Independent judiciary is being challenged
“The complete independence of the courts of justice is peculiarly essential in a limited Constitution. By a limited Constitution, I understand one which contains certain specified exceptions to the legislative authority; such, for instance, as that it shall pass no bills of attainder, no ex-post-facto laws, and the like. Limitations of this kind can be preserved in practice no other way than through the medium of courts of justice, whose duty it must be to declare all acts contrary to the manifest tenor of the Constitution void. Without this, all the reservations of particular rights or privileges would amount to nothing…”
“… If, then, the courts of justice are to be considered as the bulwarks of a limited Constitution against legislative encroachments, this consideration will afford a strong argument for the permanent tenure of judicial offices, since nothing will contribute so much as this to that independent spirit in the judges which must be essential to the faithful performance of so arduous a duty.”
–Alexander Hamilton, The Federalist Papers, No. 78
Senate confirmation hearings for Supreme Court nominee Amy Coney Barrett wrangled their way through Thursday with Senate Judiciary Committee members arguing procedure and hearing outside testimony as to her qualifications to serve on the high court.
Judge Barrett, President Donald Trump’s third potential appointee to the Supreme Court, was named for Senate confirmation on Sept. 29 to fill the seat left vacant by the death of Justice Ruth Bader Ginsburg, a President Bill Clinton nominee confirmed almost unanimously with a vote of 96-3 in 1993.
President Trump’s previous nominees, Brett Kavanaugh, to replace Justice Anthony M. Kennedy, and Neil M. Gorsuch, to replace Justice Antonin Scalia, each were confirmed by the Senate, Justice Kavanaugh on Oct. 6, 2018, and Justice Gorsuch on April 7, 2017.
Despite the outcry of Democrats, despite the approaching presidential election, Judge Barrett, who serves on the U.S. Court of Appeals for the 7th Circuit, is expected to be confirmed as well.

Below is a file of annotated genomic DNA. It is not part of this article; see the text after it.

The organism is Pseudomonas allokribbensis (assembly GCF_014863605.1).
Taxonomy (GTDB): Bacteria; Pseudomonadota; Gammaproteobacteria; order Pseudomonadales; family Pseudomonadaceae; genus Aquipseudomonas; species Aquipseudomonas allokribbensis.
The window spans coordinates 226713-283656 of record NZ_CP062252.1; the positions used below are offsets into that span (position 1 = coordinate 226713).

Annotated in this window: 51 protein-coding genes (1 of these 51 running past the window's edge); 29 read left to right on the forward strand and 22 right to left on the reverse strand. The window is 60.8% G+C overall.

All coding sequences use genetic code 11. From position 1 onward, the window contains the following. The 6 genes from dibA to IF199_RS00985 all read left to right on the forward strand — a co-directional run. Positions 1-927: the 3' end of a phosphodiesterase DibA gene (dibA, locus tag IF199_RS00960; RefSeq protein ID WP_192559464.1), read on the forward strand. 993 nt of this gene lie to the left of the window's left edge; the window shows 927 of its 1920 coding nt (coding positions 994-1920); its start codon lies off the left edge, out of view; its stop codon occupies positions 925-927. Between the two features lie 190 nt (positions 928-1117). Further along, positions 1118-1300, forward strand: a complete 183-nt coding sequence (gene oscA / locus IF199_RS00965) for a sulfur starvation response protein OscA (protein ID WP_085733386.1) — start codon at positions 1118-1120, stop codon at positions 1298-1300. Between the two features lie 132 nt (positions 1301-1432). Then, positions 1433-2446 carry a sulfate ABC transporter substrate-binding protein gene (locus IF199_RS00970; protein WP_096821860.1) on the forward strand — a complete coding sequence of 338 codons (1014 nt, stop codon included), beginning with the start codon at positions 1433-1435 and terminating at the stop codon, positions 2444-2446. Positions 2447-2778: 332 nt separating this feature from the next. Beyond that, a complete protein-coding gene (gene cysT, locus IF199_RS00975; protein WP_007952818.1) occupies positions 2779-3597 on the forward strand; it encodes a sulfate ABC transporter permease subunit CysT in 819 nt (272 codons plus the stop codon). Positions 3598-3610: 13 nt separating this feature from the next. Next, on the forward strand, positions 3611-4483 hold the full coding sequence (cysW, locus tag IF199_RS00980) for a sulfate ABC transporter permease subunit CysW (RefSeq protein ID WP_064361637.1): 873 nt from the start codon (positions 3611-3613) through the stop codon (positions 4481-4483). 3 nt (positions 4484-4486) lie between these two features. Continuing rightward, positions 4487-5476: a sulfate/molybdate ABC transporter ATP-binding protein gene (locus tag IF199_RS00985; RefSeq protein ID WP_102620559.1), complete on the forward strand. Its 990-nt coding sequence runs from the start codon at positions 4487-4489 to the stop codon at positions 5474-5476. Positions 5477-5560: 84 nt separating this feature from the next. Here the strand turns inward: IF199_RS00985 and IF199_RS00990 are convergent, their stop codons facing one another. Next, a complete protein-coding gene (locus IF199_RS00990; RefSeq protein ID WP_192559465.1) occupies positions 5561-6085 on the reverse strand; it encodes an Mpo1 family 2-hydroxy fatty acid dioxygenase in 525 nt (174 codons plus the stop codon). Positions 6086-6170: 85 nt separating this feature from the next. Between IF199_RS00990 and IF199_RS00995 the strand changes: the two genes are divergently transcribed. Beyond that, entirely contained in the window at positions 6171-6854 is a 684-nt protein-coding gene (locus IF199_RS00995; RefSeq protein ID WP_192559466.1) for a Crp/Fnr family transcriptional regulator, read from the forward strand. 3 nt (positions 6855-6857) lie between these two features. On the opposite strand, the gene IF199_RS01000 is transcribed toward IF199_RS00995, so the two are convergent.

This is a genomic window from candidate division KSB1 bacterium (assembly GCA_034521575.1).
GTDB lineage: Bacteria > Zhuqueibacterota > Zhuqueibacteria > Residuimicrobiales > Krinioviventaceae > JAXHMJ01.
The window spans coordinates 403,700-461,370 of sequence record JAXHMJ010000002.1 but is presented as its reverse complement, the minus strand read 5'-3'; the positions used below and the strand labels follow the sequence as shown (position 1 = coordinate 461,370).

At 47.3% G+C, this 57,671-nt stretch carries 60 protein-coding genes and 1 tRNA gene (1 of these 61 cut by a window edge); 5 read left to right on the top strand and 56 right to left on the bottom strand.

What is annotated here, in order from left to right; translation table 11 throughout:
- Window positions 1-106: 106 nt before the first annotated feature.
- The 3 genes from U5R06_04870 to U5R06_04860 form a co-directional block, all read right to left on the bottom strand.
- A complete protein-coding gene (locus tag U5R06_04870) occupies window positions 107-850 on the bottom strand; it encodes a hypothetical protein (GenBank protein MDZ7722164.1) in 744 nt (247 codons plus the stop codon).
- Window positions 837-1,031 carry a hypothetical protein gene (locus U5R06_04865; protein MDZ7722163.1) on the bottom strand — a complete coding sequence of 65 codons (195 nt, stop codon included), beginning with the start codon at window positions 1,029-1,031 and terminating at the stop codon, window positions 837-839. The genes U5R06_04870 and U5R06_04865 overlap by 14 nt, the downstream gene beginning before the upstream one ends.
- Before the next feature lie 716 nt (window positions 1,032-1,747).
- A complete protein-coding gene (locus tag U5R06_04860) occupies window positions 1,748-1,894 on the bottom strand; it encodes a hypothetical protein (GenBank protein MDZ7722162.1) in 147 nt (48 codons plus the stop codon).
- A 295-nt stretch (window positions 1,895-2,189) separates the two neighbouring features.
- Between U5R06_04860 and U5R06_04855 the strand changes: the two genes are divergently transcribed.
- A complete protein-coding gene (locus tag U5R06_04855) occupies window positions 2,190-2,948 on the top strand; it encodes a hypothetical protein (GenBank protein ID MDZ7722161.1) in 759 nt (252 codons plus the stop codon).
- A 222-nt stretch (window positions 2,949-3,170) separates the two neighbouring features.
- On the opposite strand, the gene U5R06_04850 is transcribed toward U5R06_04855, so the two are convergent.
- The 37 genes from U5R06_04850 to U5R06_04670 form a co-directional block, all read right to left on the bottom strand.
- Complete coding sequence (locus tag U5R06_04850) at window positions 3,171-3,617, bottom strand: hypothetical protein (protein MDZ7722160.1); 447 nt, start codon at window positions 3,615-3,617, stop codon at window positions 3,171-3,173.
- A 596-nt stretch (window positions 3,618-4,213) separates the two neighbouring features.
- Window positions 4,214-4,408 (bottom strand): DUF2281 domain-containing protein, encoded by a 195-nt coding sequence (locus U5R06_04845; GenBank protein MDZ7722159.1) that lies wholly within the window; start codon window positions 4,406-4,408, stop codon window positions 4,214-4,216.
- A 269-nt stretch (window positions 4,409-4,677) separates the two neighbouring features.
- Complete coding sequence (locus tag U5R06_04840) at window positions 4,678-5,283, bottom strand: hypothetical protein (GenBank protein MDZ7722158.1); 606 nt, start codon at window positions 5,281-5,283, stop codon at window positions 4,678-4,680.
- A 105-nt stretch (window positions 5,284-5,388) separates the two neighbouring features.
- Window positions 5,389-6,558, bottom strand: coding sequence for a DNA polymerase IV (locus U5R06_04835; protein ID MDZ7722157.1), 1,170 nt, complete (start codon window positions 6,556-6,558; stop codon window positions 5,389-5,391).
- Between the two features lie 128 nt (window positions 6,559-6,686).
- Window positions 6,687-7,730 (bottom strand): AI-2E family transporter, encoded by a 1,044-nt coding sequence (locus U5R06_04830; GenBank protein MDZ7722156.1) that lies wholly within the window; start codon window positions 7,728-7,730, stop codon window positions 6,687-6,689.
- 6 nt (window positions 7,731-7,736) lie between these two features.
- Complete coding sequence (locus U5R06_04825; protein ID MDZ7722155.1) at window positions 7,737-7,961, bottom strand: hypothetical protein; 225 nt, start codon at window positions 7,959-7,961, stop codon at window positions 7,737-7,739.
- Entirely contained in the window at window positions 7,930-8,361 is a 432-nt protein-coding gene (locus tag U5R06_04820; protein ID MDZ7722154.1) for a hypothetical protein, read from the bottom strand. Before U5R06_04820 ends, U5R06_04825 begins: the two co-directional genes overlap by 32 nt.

And that is how it should be for two primary reasons: One, she is an eminently qualified candidate as her curriculum vitae attests and her demeanor through the proceedings thus far aptly demonstrates.
Two, Senate failures to confirm have historically been sparse and there is simply no quantifiable reason for Judge Barrett to be the first since October of 1987 when the Senate rejected Robert H. Bork, nominated by President Ronald Reagan to fill the seat of Justice Lewis F. Powell, Jr.
According to the U.S. Senate website, of the 164 nominees submitted for confirmation since the Supreme Court was established 1789, 126 have been confirmed, with seven of those subsequently declining the appointment, the last in 1882.
The Senate took no action on 10, the last being Merrick B. Garland, who President Barack Obama nominated in March of 2016 to fill Justice Scalia’s seat.
A dozen through the years withdrew their names.
And 12 — only 12 –have been rejected. Ever.
Ah, the Founders who envisioned and then brought forth a system based on a balance of powers spread among three branches of government with the Supreme Court intended to address constitutional encroachment by either of the other two.
An independent judiciary for, as Hamilton quotes, “there is no liberty, if the power of judging be not separated from the legislative and executive powers.”
We, as a county, across party lines and across political idealogy, used to embrace this bedrock of uniquely American philosophy.
Senate confirmations could actually be unanimous, or pretty close despite party divide in the Senate.
But we have drifted far from the visionary shore of upon which the Founders built an independent judiciary.
No longer is confirmation a process of vetting qualifications and mettle.
It’s now a probe centered around the nominee’s “ideology,” “temperament” and even religion of choice. Of course, muck, if any, that can be dredged from their past has become fruitful fodder for angry dissent.
Birth control, climate change and even queries as to whether the coronavirus is contagious — perceived legislative issues — are center stage because what it all comes down to now is whether the nominee is of like mind, is akin to the views of the “other” party, or — horrors — actually is independent enough to place the rule of law first, foremost and above the politics in which it is rapidly being mired.
Judge Barrett summed up her views on political involvement and the courts succinctly this week at the end of a lengthy first day of questioning before the Senate Judiciary Committee.
“I have no mission and no agenda,” she said. “Judges don’t have campaign promises.”
Were that our senators had as clear an understanding of how the process, and our system of government, is intended to work.
A confirmation vote before the Senate Judiciary Committee has been set for Oct. 22 with a Senate vote to follow as early as Oct. 23. We look forward to Judge Barrett’s confirmation and her service on our county’s highest court.